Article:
“They put them under Islamic tutors to teach them while the elites…those that are educated and in power, send their children to the normal schools. They allow the poor, the illiterate, so to speak, to send their children to Arabic schools….not to learn a trade or any other thing, but to learn Islamic education. So, you can see the problem we have. And why do they do this? So that the poor people will be “talakawa” to these elites…you know, always looking up to them for food and everything else.

“One ‘big man’ in the North can feed a whole village there. They bring plates to him to beg for food to eat. And you will often see deception when these so-called elites sit down to eat with those poor people.

“But what have they done to impact these people’s lives or lift them out of poverty? The other time, a member of the House of Representatives was reported to have distributed shoe-maker’s boxes and tools and called it an empowerment programme,” Eguridu lamented.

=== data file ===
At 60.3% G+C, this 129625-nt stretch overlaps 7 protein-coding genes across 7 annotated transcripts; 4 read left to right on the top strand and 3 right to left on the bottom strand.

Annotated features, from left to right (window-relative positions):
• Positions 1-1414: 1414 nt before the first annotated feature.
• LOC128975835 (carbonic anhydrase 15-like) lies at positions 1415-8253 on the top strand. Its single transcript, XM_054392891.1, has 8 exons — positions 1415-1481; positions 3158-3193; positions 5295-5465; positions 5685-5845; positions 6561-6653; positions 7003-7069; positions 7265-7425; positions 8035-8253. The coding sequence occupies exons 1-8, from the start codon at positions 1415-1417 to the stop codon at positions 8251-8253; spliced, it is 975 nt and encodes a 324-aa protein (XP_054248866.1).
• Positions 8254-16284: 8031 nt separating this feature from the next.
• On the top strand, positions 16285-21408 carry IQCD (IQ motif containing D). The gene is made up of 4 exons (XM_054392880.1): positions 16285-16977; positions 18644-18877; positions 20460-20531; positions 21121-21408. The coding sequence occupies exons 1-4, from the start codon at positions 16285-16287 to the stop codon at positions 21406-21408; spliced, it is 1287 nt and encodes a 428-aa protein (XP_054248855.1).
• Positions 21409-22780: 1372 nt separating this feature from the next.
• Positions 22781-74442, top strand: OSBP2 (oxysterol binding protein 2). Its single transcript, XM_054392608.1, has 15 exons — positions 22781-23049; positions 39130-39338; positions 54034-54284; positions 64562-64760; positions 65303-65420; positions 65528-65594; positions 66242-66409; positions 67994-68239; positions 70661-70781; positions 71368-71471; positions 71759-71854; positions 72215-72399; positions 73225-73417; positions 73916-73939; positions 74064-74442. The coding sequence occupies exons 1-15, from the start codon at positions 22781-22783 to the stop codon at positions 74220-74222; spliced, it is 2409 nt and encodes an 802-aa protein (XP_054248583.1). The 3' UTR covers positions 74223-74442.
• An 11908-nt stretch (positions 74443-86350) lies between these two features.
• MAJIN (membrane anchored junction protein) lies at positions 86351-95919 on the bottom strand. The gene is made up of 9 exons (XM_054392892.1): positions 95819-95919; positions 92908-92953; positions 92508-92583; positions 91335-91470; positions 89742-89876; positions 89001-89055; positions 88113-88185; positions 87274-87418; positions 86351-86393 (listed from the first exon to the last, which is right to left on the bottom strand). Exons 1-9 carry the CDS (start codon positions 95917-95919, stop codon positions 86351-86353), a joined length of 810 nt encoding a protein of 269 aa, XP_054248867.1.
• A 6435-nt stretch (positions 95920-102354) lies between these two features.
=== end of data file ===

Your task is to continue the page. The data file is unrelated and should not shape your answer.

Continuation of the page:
Still speaking, Eguridu said the almajiri system in the North had to be wiped off totally by Tinubu. Explaining the system, he said it involved parents handing their children over to Islamic tutors who would bring them up in the Islamic way. He said the children “take up plates to go and beg for food” when the tutor is unable to cater for them.

Eguridu said former President Jonathan tried his best to build schools for almajiri children, but the North turned against him and kicked him out, saying he wasn’t good enough. He also said he no longer heard anything about the almajiri schools since outgoing President, Buhari, came on board.

Continuing, he said, “That almajiri system….I think the Governors of Kaduna and Kano States have been fighting it by returning almajiri children to their states of origin, showing that the practice has even gone inter-state.

“Parents must cater for their own children. They gave birth to them. Because of the system, a man could give birth to multiple children without knowing where they are or how they’re feeding, and these children are left to cater for themselves on the streets and may eventually become a nuisance to society,” he added.